This past week we went on vacation with our closest friends, the Simms. It’s good to have people in your life who’ve known you for a while. They can speak to your evolution as a person, they knew you before certain roles (husband, father, etc) emerged to define you. Together between our two families we have two decades, six kids, and countless experiences being there for one another. We told the kids our collective origin story over lunch one day, about how our stories intertwined and brought us together.
Paul and my wife Samantha both grew up in Baltimore and went to high school across the street from each other. They sort of knew each other, but weren’t really close (obviously: she grew up in East B-more and he grew up in West B-more which I’m told are world a part lol). Erin (Paul’s wife) and I both are from South Carolina, but we wouldn’t meet until college. We share a love for all things southern black culture though. We all lived in the same freshmen dorm at Emory in Atlanta (Longstreet!). We started dating our respective boos around the same time. Four years later, we were all nearly inseparable.
We now live in different cities with our respective families, they’re in Nashville after being in ATL for many years. So, as you can imagine any time we get together a few times a year, it’s an opportunity to take a few trips down memory lane, and also an opportunity for growth. That’s another thing about people who’ve known you for a while, they know you well enough to really challenge you right? This happened for us during one of our late night grown folks conversations at the cabin (grown folks meaning we’d put all the kids to bed at that point so the adults could hang out).
We’d just finished watching Dave Chappelle’s latest Netflix special and our debrief touched on so many things identity politics, to hustle culture, to what is our roles as black men and black fathers when it comes to protecting and respecting as equals the black women in our lives. You know how we do when we get together, we go in! It’s the kind of conversation you can only have in spaces that are safe, where everyone feels seen, heard, and valued. Time, shared experience, and trust builds those kinds of spaces.
Inevitably, our conversation turned back towards marriage, parenting, and the big picture questions of how much can we actually control? I mean, here’s an impossible question, when do we let go? What does letting go look like in our context? Our similar stories suggest that we each place some degree of emphasis on our efforts being a key to our survival and success. But we’re all in a stage of life where we’re each beginning to question how much we want to/feel the need to continue participating in grind culture. We’re also becoming more spiritually aware of the truth that there’s not much we can control anyway. What a bummer.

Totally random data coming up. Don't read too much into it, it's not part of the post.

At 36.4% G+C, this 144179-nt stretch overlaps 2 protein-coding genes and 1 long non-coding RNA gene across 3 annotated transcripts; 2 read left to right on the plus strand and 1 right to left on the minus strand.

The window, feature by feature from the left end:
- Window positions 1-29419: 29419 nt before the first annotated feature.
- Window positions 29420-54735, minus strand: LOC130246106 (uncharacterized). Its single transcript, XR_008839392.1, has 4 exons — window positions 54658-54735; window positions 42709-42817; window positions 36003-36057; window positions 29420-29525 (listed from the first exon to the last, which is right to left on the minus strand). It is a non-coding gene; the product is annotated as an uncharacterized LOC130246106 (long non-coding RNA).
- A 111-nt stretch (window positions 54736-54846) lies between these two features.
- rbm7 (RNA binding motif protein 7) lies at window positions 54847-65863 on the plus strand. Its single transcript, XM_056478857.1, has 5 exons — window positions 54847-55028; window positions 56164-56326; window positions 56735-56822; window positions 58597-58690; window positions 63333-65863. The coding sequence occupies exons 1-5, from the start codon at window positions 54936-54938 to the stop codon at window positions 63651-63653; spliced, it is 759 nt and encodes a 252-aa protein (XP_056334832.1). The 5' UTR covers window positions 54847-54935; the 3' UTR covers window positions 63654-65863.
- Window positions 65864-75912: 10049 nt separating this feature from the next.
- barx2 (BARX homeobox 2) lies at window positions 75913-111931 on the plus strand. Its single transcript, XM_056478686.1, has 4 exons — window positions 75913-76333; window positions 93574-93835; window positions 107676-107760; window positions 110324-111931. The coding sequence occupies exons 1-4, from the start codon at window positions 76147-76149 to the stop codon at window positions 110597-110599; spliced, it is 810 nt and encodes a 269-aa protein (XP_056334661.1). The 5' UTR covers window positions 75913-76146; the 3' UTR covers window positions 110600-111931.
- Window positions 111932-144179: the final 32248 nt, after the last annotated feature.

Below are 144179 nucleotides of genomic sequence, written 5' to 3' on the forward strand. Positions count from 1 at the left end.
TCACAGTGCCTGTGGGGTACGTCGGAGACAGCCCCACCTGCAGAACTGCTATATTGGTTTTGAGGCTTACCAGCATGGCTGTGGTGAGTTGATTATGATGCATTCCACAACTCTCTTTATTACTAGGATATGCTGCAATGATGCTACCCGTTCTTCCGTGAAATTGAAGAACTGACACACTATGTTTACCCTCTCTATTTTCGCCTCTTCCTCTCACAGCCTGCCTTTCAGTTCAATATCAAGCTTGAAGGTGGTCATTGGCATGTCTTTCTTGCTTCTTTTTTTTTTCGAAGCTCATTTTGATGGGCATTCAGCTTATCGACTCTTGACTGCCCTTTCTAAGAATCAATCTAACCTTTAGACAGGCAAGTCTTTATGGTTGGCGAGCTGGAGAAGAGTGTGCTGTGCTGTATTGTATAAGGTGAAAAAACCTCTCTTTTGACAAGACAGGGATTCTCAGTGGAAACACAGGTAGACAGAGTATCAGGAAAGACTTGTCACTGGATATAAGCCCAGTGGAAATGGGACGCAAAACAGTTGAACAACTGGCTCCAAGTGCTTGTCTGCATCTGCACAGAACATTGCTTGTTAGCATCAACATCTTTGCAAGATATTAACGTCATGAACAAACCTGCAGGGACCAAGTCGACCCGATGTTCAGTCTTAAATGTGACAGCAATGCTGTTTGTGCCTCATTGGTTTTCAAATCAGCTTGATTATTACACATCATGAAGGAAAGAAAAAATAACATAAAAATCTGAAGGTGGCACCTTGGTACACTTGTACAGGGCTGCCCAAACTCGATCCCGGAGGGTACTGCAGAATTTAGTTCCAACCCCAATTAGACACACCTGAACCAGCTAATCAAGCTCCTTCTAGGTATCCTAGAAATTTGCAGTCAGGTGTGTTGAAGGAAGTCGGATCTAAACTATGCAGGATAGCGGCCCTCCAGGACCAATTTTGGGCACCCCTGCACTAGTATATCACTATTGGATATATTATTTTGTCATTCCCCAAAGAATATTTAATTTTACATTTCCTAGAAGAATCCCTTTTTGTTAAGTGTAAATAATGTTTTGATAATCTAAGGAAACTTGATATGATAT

Not to speak for any other black man or black father, but I suspect that this is a difficult issue for most of us. We’ve spent so much of our lives engaging with the world as we see it, and the world as we see it views us as a threat. Therefore, I’ve spent a considerable portion of my life not leaving much to chance. I’ve tried to control as much as possible in order to minimize the risk inherent to myself, and my family. Trust the system or other people to “do the right thing”? That’s for suckers. It certainly isn’t for any of the successful black folks I know. But this conversation about learning to let go, and the not so gentle nudge from both of our wives who see us working so hard to provide, prepare, and put everything in place and our families led me to a few revelations that I’m admittedly still chewing on.
I’ve always considered the idea of “letting go” as irresponsible. I mean, it must be nice to be able to not worry about the consequences. It must be nice to be able to be so open. Jealous much? Not this guy. I’ll cling to my high stakes burden for everything to be perfect, thank you very much. Too much seems to be riding on my holding everything together. But the reality is that what I’m really letting go of is fear. And that fear can be debilitating, or at least draining because no one can maintain a state of high stakes vigilance indefinitely. You can’t raise a kid to embrace the world when they’re afraid of it. The trick for me is knowing when to let to, how to let go, and what to let go of. And I suspect just like parenting, I’m still at the beginning of this journey.